Conceive such a Panopticon divided into two sides: that on the right of the entrance I call the male side; that on the left the female. For the male side, I provide as many male inspectors as shall be found requisite; adding, at least, one female, whom I style the matron, for the female side. To each sex I allot a separate staircase, running from top to bottom. No female is ever to set foot on any part of the male staircase: no male on any part of the female. Neither is any male, in passing from his cell to the male staircase, to pass by any of the women’s cells: he is to come round to the male staircase, however distant: and so, vice versa, in regard to females.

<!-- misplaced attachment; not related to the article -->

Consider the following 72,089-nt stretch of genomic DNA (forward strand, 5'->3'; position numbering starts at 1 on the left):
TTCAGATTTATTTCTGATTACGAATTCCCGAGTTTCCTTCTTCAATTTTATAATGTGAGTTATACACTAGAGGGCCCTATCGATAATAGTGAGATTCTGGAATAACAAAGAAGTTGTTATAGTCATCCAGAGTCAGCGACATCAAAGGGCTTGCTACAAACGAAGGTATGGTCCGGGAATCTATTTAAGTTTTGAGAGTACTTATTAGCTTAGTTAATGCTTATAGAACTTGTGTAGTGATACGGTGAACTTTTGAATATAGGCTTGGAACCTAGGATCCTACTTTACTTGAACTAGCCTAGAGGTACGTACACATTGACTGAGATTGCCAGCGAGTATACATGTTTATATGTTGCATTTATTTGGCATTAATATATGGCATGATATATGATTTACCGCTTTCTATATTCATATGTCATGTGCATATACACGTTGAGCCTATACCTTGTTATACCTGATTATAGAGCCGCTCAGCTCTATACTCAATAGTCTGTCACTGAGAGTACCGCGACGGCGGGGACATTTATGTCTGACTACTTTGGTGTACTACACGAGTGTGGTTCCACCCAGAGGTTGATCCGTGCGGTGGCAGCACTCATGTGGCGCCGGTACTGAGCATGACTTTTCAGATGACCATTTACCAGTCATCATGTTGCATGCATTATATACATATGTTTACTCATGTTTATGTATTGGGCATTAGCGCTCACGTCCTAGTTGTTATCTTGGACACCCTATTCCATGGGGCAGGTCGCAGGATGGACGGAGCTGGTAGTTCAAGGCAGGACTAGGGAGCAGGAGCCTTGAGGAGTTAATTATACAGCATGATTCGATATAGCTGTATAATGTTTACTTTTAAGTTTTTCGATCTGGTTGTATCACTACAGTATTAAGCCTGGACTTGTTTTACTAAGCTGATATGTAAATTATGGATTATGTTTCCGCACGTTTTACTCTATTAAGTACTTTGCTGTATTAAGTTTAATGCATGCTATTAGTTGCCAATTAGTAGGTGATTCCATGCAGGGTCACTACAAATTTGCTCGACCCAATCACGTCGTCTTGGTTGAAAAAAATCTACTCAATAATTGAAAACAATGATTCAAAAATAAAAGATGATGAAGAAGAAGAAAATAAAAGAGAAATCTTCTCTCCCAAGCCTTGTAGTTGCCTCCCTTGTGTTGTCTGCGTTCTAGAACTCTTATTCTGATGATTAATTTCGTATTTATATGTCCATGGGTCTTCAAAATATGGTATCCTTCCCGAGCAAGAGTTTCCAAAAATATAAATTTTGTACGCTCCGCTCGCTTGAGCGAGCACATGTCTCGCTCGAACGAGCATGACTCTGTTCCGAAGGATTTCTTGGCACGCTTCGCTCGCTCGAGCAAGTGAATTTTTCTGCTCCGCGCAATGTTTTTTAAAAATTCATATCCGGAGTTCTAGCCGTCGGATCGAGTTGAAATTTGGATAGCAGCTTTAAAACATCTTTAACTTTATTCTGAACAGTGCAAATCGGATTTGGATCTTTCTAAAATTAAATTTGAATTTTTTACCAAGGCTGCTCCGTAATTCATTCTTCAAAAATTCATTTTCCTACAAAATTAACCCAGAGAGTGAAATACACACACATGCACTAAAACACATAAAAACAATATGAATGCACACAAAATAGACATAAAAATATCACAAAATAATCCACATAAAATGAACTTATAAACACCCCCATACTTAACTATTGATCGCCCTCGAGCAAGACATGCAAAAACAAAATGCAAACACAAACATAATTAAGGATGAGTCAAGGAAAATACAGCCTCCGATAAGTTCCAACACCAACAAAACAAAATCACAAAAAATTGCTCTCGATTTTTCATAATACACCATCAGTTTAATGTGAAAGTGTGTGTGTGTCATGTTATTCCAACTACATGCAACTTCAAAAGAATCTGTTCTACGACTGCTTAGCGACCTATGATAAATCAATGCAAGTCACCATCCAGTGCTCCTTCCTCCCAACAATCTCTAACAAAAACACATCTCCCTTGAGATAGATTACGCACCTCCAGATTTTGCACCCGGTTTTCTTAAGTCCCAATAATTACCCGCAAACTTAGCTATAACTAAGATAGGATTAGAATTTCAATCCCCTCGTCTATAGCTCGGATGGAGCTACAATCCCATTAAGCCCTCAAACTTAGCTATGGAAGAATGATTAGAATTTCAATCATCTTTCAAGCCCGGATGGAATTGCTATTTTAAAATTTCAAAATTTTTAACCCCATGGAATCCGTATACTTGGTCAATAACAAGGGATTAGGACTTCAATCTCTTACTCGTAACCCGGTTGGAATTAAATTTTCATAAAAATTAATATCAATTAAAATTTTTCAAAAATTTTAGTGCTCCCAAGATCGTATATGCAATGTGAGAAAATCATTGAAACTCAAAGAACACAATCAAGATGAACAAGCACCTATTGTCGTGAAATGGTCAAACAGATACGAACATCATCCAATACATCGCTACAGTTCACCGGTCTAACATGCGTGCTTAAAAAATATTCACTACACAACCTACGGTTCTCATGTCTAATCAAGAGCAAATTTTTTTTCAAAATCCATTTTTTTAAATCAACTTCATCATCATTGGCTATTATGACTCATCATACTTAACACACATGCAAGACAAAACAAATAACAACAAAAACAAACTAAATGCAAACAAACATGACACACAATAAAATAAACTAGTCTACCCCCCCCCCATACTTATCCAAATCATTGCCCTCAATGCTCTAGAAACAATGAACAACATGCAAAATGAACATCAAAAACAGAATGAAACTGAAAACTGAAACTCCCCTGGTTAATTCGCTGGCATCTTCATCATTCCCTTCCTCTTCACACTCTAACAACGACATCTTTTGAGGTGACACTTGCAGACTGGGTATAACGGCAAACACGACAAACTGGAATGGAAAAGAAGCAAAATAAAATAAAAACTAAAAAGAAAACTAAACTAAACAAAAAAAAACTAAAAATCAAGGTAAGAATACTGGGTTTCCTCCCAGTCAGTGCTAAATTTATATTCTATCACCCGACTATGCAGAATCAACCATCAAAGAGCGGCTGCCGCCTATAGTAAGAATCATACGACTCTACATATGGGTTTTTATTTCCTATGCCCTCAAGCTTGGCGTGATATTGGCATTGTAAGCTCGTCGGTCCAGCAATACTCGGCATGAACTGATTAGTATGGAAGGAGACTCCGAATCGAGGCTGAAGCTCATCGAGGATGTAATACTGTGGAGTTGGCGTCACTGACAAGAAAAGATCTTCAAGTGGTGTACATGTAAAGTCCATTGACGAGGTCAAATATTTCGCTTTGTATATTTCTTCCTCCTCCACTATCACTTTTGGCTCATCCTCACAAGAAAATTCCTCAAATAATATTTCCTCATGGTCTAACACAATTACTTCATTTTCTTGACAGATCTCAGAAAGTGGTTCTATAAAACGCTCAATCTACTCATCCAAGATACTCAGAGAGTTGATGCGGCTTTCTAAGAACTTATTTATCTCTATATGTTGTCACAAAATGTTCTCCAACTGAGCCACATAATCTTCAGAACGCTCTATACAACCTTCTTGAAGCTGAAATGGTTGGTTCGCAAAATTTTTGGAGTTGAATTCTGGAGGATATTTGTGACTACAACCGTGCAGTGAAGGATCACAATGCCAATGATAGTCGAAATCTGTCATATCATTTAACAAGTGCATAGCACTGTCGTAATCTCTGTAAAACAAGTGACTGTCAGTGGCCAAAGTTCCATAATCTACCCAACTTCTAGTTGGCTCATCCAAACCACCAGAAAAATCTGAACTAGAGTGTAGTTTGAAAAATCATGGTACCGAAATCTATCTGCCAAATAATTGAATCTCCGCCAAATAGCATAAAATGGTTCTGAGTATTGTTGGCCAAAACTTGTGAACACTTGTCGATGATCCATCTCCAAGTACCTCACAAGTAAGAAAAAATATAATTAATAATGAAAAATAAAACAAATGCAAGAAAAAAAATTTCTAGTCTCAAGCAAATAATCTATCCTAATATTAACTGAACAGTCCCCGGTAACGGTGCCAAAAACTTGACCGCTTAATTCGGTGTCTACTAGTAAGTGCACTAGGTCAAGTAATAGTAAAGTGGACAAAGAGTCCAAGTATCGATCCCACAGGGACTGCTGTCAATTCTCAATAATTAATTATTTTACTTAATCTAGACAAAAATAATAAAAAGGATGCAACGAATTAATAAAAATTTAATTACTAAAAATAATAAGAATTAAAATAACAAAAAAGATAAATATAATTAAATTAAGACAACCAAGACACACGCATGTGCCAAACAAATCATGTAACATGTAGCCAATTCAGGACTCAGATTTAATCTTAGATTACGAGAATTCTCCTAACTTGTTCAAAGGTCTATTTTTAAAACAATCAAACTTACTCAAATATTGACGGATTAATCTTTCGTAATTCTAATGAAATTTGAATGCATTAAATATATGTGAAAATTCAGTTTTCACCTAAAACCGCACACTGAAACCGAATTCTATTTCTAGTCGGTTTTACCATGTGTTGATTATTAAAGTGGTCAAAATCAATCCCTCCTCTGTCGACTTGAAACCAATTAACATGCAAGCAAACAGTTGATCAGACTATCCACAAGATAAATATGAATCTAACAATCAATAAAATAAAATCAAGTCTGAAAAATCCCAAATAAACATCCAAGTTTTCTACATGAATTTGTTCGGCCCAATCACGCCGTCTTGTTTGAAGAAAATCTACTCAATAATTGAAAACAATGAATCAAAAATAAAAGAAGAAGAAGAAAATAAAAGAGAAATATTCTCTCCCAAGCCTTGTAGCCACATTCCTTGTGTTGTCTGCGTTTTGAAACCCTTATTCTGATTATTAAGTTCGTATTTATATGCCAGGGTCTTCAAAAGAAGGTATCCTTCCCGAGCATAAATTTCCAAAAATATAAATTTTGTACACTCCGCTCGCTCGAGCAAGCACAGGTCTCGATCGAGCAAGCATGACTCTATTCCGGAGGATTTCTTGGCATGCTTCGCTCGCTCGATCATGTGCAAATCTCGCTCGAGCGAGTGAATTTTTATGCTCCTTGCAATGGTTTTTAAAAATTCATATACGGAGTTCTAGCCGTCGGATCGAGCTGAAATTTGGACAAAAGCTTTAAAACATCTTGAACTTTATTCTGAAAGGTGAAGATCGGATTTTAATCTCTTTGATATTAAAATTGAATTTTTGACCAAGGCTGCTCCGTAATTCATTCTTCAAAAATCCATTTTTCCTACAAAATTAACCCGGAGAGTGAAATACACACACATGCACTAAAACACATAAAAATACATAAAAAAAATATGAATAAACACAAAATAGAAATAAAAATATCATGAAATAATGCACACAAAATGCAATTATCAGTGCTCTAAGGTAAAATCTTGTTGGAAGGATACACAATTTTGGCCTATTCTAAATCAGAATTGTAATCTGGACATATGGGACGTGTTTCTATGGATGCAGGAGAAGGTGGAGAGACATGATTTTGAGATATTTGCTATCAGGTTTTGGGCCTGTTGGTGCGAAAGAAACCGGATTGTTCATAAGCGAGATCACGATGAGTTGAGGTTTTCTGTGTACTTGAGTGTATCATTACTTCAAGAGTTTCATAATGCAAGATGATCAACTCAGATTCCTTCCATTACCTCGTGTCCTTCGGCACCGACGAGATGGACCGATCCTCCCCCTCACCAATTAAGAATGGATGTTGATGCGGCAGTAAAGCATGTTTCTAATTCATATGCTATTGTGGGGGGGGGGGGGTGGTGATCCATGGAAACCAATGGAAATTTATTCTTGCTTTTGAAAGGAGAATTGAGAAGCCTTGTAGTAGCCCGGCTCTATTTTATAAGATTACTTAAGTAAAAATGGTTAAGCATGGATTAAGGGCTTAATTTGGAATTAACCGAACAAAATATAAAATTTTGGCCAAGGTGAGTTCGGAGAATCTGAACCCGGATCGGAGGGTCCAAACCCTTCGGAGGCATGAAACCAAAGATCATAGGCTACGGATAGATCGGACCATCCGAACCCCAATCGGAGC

Supposing females enough to occupy the whole female side of two stories of cells, thus far there is no difficulty. I place them in the lower pair of cells, subjected to inspection from the main or lower story of the inspection-tower, viz. that which is underneath the chapel, and in which the annular inspector’s gallery incloses a circular inspector’s lodge. The left-hand semicircle of the whole circuit, lodge, and inclosing gallery together, I allot to the matron, with her female assistant or assistants, if such should be found necessary. The right-hand I appropriate to the male inspector with his subordinates. In the lodge, a moveable screen marks their respective territories. In the encircling gallery, a similar screen or a curtain answers the same purpose.*